He said he is working for the industry on the control of invasive non-native species under the Infrastructure Bill, which he said could "demonise" plants such as Rhododendron ponticum, cotoneaster, crocosmia and Ailanthus altissima (tree of heaven).
"We don't want to see blanket sales bans on these plants people see as invasive," he said, adding that the term "invasive" needs more explaining. Curtis Machin questioned the inclusion of R. ponticum because it is used as rootstock and is "not invasive on nurseries".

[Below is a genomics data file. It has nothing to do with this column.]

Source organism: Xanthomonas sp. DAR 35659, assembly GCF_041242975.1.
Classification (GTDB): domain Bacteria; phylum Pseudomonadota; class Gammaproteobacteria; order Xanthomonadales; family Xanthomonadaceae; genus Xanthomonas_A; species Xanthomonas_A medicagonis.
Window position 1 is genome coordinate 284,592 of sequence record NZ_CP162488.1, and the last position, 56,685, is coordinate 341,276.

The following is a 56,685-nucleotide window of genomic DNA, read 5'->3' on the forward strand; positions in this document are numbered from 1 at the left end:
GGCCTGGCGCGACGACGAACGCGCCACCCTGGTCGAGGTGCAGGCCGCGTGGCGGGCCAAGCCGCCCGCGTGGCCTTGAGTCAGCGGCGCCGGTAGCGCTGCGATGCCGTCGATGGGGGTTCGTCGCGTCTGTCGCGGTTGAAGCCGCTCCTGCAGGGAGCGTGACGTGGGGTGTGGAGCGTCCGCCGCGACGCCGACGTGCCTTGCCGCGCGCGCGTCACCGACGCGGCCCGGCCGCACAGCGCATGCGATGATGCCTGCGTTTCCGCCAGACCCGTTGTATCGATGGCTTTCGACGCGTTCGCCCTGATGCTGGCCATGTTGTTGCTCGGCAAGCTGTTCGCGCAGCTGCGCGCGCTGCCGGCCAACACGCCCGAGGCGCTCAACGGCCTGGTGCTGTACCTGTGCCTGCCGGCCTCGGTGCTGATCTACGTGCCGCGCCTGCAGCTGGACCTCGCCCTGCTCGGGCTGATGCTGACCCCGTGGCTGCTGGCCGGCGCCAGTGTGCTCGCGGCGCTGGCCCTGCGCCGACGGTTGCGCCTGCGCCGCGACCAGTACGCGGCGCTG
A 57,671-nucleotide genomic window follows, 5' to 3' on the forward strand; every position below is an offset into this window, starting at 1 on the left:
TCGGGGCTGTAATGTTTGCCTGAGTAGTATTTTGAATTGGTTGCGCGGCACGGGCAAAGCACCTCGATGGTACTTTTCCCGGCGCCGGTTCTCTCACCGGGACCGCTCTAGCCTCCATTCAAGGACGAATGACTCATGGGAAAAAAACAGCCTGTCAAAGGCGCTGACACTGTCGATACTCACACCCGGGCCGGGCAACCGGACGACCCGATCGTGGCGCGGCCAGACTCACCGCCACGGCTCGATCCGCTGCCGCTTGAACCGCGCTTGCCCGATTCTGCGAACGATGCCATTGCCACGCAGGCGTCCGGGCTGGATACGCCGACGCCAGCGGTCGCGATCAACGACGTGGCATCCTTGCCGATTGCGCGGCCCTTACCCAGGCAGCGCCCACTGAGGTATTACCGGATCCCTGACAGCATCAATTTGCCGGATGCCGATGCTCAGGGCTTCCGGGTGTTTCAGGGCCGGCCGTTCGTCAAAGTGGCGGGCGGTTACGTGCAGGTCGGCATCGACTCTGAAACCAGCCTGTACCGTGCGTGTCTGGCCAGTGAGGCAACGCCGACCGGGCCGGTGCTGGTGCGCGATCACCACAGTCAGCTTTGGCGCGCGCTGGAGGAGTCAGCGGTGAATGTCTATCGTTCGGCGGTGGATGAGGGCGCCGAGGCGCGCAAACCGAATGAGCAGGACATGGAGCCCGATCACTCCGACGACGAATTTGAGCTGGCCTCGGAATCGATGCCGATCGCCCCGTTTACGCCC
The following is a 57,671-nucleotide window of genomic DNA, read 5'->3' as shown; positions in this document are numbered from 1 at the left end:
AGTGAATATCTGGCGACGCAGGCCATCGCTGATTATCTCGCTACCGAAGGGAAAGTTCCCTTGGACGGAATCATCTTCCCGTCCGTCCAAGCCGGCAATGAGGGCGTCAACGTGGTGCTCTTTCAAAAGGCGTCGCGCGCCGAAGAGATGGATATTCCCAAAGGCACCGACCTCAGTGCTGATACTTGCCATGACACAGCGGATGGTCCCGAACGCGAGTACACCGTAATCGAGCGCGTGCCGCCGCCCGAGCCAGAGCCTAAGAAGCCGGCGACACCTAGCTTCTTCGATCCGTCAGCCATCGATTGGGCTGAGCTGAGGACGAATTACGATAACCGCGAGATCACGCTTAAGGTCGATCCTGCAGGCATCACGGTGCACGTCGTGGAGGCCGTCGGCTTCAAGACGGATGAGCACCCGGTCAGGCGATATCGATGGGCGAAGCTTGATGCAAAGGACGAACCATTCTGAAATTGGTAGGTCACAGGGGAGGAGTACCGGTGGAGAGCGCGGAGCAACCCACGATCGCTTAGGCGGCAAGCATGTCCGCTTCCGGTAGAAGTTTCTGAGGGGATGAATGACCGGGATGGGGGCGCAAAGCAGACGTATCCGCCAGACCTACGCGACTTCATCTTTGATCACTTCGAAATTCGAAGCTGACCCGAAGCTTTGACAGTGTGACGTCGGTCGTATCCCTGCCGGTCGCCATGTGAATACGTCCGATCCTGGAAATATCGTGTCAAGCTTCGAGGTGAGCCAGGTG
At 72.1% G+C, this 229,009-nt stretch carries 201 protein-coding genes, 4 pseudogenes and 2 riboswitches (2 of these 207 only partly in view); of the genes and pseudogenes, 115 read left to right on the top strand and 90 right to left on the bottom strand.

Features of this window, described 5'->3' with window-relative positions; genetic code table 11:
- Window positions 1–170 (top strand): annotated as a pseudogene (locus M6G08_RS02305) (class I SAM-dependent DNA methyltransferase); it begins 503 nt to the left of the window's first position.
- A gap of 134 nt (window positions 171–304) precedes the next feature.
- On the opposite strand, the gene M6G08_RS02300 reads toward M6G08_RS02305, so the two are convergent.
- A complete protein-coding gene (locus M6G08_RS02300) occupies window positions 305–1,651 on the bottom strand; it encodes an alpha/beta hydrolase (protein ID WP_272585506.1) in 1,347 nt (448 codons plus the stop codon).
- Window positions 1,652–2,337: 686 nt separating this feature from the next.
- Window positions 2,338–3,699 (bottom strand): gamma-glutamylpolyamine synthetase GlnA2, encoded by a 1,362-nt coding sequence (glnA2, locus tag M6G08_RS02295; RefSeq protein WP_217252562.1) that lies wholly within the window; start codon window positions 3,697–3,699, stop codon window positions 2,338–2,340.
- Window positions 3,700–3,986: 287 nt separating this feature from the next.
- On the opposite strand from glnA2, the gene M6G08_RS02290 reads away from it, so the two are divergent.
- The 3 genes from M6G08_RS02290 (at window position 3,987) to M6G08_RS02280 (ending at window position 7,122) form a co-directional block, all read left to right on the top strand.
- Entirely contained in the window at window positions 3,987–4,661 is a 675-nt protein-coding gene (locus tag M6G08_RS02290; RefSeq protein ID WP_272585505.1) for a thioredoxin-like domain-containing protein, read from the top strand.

Non-Government organisations are pushing for more plants to be added to the list as well as sales bans, but the HTA advocates a voluntary code of practice to educate gardeners, he explained. "We don't want the demonisation of plants."
He also spoke about narcissus sales in supermarkets, where the Health Protection Agency has said daffodil bulbs and cut daffodils should be displayed away from fruit and vegetables in case of the poisonous plants being mistaken for chives, cooked and eaten - 27 cases were recorded in 2014.
The HTA has linked with the British Retail Consortium to talk about labelling and display rules.